13 August 2007
ByAppeared in BioNews 420
A survey conducted by the Infertility Network UK (I N UK) and sponsored by the UK Department of Health (DH) has shown that the provision of IVF treatment in the UK does not meet government guidelines. The survey indicated that provision of NHS fertility treatment is patchy, with many PCTs not providing any IVF, and that there is a wide variation in the eligibility criteria employed by those that do.
UK guidelines, issued by the National Institute of Health and Clinical Excellence (NICE) in February 2004, stipulate that all eligible couples should be offered up to three free cycles of IVF if the woman is between 23 and 39 years old. A cycle of IVF, according to these guidelines, includes the freezing and re-implantation of eligible embryos. The survey showed that less than half of the fertility clinics in the UK are fulfilling this criterion; resulting in women having to undergo unnecessary ovarian stimulation and egg removal. Clare Brown, chief executive of I N UK, told the BBC: 'It is unacceptable that many PCTs are failing to include frozen embryo transfers as part of their IVF cycles. This is vitally important given the likely move towards single embryo transfer for appropriate patients'.
Whilst most of the clinics who responded to the survey had some provision for free IVF, the social eligibility criteria varied widely. This has apparently resulted in the bizarre situation that a 36 year old woman in Wiltshire was reportedly told she was too old for treatment, whilst a 28 year old woman in the Thames Valley was told she would have to wait until she is 36 before she is eligible for treatment.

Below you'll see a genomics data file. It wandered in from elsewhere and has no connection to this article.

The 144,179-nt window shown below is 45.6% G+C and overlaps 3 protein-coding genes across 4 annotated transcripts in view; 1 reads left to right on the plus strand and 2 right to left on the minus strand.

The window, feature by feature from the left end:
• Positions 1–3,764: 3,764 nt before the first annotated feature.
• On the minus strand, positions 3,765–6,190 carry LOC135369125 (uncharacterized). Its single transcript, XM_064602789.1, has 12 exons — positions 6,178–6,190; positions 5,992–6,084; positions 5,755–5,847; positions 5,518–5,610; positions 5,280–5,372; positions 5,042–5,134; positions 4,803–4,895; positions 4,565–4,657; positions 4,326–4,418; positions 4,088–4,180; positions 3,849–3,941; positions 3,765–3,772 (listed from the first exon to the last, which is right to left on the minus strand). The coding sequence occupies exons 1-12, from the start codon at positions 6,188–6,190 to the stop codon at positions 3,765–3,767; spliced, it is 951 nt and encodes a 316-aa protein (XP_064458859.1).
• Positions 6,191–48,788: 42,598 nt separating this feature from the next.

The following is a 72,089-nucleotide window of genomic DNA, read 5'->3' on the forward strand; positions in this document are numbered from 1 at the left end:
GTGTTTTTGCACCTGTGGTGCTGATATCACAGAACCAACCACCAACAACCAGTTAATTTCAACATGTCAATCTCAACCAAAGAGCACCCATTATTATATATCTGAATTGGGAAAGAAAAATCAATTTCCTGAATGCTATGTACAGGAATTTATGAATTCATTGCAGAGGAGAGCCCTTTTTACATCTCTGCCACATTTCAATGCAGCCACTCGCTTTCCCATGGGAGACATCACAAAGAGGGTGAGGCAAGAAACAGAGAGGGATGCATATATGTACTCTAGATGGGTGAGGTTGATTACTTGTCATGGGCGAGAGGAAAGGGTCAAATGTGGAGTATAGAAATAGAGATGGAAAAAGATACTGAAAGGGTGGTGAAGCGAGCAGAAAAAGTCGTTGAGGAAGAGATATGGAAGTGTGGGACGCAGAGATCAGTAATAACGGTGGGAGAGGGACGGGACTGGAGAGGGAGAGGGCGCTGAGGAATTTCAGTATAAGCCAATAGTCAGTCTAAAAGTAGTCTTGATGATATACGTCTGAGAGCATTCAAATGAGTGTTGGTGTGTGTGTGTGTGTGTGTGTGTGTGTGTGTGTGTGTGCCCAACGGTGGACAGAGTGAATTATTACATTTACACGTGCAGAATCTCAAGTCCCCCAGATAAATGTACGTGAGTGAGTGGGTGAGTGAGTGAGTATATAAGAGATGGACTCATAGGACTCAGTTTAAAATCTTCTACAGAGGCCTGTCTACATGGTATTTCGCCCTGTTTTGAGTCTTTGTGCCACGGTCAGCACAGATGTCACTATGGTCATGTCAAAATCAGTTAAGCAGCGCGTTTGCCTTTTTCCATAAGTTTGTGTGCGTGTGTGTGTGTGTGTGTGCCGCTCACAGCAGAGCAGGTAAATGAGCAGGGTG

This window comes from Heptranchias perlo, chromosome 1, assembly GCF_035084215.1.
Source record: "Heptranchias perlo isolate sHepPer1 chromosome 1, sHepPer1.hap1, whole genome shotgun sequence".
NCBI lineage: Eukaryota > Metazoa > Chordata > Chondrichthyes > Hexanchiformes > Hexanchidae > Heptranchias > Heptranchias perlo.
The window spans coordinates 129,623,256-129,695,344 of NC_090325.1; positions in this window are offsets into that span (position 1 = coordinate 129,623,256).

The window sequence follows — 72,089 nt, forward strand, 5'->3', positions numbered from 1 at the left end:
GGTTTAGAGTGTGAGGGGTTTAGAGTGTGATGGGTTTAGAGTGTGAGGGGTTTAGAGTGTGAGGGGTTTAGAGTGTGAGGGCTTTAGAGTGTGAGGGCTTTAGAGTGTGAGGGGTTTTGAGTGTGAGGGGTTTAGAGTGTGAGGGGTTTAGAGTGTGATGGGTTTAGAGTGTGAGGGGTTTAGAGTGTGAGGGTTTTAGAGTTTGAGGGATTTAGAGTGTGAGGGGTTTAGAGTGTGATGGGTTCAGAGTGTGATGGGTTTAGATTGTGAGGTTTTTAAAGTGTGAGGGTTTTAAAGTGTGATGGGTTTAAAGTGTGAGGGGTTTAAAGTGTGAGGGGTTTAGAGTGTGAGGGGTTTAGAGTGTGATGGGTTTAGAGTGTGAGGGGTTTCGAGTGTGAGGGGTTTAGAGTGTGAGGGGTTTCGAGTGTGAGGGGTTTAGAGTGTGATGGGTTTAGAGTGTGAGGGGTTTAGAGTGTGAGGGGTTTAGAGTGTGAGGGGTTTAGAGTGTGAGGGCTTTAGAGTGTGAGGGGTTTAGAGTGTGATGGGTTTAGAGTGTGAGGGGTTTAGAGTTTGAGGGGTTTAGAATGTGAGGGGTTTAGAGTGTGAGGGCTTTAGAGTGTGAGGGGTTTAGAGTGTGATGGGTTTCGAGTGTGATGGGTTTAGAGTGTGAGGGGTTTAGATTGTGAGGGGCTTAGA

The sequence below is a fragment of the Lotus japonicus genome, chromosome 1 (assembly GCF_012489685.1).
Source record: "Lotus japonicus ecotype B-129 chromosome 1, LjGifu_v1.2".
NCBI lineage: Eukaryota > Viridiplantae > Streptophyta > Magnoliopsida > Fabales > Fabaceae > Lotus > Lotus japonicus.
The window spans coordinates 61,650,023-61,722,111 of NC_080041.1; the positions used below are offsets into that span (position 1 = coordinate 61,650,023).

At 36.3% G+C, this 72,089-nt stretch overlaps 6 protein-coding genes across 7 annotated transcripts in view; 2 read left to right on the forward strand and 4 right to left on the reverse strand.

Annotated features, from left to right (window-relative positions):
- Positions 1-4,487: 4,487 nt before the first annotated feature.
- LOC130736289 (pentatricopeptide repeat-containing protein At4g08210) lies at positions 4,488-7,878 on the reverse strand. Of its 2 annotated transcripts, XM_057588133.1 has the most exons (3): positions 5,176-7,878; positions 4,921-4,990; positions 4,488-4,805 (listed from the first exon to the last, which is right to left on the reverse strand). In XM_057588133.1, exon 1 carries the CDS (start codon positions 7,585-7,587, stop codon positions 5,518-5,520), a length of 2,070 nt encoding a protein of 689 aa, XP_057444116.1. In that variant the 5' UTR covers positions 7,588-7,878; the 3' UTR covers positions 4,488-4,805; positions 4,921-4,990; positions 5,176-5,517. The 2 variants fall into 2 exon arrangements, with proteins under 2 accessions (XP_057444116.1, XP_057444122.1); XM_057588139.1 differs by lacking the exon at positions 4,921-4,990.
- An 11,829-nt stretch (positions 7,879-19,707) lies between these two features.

NICE guidelines stipulate that priority should be given to couples who do not have children living with them; 40 per cent of respondents, however, disqualified couples with any children from previous relationships, regardless of whether the children lived with them or not.
In response to these findings the government has again committed to improving the availability and equality of access to IVF in the UK and to working with I N UK to develop best practice guidelines. Dawn Primarolo MP, who holds ministerial responsibility for fertility, said: 'We have initiated a project with Infertility Network UK to help the NHS in the development of good practice in the provision of fertility services, including involving patients in decision making'. The government has also committed to developing standard social eligibility criteria and implementing a national monitoring system of IVF provision.